Montreal Film Journal


Five Hundred Twenty-Five Thousand
Six Hundred Minutes
Five Hundred Twenty-Five Thousand
Moments So Dear
Five Hundred Twenty-Five Thousand
Six Hundred Minutes

How Do You Measure - Measure A Year?

In Daylights - In Sunsets
In Midnights - In Cups Of Coffee
In Inches - In Miles
In Laughter - In Strife

How About Loooooooove?
How About Loooooooove?
How About Loooooooove?

These are some of the lyrics of Seasons Of Love, the opening number of RENT, the big screen adaptation of the late Jonathan Larson's hit Broadway musical that has been running since 1996. That first tune perfectly sets up what's to come, the daylights and the sunsets, the laughter and the strife, the Loooooooove! RENT is an unabashedly romantic story, in spite or because of its subject matter. Poverty, drug addiction and AIDS are painful realities for the characters, yet they still manage to conjure the will to not only love but sing their heart out about it!

This is definitely not for everyone but dammit, it should be. I can't wrap my mind around the fact that so many people deprive themselves of the sheer pleasure of losing yourself in the magical world of musicals. Everybody loves music after all, and we all love the movies, right? Then what better than mixing the two art forms together? Dialogue's okay, but there's so much more passion in song and dance!

For those who aren't familiar with RENT, it's sort of a modern retelling of Puccini's 1896 opera "La Bohème", set in New York circa 1989-1990. It deals with a group of starving artists who are threatened with eviction by Benny (Taye Diggs), a former friend who married their landlord's daughter. Roger (Adam Pascal) is an ex-junkie musician whose girlfriend died; his filmmaker roommate Mark (Anthony Rapp)'s girlfriend is still alive, but she has dumped him, for another woman at that. The lucky lady is lawyer Joanne (Traci Thoms), but she's starting to realize it might not be such a blessing to go out with Maureen (Idina Menzel), a shamelessly flirtatious performance artist. Then there's Collins (Jesse L. Martin), a gay philosophy teacher who finds his soul mate in Angel (Wilson Jermaine Heredia), a drum-playing drag queen with AIDS, and finally Mimi (Rosario Dawson), an heroin-addicted dancer with "the best ass below 14th street".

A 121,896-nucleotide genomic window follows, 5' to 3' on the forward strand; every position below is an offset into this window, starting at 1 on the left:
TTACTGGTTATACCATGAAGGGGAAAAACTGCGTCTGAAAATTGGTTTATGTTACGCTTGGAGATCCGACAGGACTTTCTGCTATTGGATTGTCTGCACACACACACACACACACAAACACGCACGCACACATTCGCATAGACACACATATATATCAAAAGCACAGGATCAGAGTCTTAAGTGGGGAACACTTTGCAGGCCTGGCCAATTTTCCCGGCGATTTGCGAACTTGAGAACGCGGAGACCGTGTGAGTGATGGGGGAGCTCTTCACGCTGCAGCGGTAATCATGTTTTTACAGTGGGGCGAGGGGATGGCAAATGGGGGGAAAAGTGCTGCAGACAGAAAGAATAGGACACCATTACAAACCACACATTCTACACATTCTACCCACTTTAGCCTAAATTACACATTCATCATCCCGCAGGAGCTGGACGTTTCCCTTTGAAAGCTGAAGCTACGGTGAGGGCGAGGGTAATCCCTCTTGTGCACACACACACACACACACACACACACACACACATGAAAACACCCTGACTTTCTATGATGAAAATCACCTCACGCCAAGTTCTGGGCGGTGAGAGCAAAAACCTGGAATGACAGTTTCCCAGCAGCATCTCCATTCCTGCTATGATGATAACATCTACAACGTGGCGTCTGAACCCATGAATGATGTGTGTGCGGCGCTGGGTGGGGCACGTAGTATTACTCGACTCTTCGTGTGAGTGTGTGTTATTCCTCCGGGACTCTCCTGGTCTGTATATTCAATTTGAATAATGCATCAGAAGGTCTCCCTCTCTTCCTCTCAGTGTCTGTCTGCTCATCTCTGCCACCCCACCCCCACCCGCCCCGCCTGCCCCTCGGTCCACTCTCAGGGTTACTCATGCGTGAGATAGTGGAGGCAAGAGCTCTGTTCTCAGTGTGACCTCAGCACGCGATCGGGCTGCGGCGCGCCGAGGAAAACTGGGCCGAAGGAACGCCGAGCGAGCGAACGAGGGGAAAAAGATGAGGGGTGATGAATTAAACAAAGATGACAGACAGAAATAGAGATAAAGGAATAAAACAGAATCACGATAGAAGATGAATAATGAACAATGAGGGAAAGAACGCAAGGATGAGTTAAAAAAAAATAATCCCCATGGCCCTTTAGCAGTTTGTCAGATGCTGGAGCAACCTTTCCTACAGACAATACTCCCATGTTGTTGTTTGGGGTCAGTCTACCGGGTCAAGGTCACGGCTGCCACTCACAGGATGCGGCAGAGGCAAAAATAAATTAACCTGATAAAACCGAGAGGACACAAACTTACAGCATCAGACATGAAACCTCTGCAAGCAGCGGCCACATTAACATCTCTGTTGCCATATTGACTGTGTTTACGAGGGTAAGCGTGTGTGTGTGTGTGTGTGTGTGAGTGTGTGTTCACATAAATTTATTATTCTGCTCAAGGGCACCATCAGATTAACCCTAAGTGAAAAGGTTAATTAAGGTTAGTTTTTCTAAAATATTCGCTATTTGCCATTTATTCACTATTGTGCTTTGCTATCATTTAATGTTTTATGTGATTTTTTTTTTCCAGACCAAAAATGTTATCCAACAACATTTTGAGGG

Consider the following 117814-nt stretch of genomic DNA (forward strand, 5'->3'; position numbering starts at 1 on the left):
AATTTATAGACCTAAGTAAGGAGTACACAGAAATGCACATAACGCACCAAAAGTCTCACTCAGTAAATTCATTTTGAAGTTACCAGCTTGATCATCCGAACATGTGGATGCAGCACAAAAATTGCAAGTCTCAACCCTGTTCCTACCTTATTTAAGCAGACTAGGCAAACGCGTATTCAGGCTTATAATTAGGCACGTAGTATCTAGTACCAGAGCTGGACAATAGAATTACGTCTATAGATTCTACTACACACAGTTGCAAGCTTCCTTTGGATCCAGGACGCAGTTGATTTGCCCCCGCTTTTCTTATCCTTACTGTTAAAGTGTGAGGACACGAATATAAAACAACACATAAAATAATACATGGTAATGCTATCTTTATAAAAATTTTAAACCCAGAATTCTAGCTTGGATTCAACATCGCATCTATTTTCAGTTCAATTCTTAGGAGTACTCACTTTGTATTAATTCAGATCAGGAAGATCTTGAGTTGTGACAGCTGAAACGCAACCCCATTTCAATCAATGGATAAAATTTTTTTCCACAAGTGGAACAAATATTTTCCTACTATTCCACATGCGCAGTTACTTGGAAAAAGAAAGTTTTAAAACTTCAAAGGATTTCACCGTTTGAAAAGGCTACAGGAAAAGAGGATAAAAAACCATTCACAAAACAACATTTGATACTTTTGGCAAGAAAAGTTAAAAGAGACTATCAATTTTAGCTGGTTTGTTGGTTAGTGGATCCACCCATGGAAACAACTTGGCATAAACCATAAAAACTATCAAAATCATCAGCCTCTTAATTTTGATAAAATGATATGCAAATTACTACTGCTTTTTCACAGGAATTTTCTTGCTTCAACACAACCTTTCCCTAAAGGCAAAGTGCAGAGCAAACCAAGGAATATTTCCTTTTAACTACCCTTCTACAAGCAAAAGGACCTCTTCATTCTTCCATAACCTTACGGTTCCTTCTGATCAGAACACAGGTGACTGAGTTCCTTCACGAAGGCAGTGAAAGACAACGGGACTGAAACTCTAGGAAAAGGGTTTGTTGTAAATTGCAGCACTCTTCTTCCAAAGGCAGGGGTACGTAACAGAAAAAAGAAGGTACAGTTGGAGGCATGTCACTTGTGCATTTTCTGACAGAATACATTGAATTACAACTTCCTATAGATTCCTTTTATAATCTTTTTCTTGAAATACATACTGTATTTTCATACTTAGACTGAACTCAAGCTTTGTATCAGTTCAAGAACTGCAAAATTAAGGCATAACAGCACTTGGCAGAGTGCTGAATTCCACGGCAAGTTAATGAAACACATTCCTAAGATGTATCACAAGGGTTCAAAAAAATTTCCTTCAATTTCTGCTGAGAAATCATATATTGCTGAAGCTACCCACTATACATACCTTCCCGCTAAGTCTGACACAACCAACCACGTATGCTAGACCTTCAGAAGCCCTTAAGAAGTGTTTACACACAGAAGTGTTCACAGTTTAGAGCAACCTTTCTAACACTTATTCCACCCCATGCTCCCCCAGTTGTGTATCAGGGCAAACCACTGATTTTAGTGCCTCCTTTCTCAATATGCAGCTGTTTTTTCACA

There's not much plot beside the various romances and the protest against the eviction, so practically the whole running time is devoted to developing the characters. Safe for Benny, the bad guy of the piece, we wind up intensely loving everyone on screen. RENT is about love but also friendship, about forming your own little family with other beautiful misfits. This all comes through very effectively, as does what we imagine must have been the feel of the East Village in the late 1980s. The movie has some flaws, most of them having to do with Chris Columbus' limp direction, but the material is so strong that it punches through the flat cinematography and uninspired staging.

The cast is uniformly amazing, but special mention must be made of Rosario Dawson. It doesn't come as a surprise that she's sexy as hell in RENT, but who knew she had such a great voice? All her numbers are memorable, especially Light My Candle and the other ones she shares with romantic interest Adam Pascal. I also love when Jesse L. Martin and Wilson Jermaine Heredia croon I'll Cover You to each other, Idina Menzel and Traci Thoms's fiery girl-on-girl duet Take Me or Leave Me, Anthony Rapp's Tango: Maureen, the group showstopper La Vie Boheme... I basically adored every song, with the possible exception of What You Own, which suffers, among other things, of playing over a clumsy montage.

RENT is packed with catchy songs and moving performances and, had it been helmed by a Baz Luhrmann or a John Cameron Mitchell, it could have been a masterpiece. Columbus' picture is not as fluid or eye-popping as it could have been, but it's still pretty damn rousing and emotionally affecting - I know I cried much more than I'm comfortable owning up to. I doubt the film will convert any musical haters, but it should please fans of the genre.

There's Only Us
There's Only This
Forget Regret Or Life Is Yours To Miss
No Other Road No Other Way
No Day But Today